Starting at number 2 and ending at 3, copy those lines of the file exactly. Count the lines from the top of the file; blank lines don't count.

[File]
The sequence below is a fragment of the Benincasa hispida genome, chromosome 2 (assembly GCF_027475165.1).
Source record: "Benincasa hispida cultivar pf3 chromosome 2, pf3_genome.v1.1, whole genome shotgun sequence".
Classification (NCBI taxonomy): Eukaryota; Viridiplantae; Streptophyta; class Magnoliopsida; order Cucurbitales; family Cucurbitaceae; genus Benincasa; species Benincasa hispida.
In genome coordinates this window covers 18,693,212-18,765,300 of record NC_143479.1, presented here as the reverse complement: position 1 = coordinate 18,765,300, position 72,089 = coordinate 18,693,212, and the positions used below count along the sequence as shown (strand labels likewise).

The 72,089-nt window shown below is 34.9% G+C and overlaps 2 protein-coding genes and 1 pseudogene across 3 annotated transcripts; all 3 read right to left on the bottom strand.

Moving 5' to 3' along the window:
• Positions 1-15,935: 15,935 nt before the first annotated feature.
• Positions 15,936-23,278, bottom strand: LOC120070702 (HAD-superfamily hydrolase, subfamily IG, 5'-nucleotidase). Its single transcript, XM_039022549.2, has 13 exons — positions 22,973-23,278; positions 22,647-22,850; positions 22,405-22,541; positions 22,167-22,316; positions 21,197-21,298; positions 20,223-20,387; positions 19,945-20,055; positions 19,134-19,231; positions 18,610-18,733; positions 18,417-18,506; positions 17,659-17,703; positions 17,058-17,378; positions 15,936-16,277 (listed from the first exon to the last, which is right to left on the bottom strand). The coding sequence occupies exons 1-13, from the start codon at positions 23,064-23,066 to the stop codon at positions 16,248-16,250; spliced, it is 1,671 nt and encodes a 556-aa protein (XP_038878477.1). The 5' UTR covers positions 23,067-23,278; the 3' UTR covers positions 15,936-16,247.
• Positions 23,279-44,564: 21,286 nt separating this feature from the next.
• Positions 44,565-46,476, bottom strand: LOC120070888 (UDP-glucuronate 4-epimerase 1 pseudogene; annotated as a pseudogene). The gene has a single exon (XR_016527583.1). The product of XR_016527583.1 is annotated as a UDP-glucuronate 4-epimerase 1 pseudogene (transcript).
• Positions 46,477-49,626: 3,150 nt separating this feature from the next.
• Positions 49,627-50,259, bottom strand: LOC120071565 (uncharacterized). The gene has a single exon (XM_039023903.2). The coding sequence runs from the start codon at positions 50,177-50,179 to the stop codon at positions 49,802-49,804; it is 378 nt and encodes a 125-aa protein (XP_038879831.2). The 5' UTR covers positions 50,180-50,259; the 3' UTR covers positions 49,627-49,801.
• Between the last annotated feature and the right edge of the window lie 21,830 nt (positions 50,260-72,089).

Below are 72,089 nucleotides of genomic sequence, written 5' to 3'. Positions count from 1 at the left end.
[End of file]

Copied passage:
Source record: "Benincasa hispida cultivar pf3 chromosome 2, pf3_genome.v1.1, whole genome shotgun sequence".
Classification (NCBI taxonomy): Eukaryota; Viridiplantae; Streptophyta; class Magnoliopsida; order Cucurbitales; family Cucurbitaceae; genus Benincasa; species Benincasa hispida.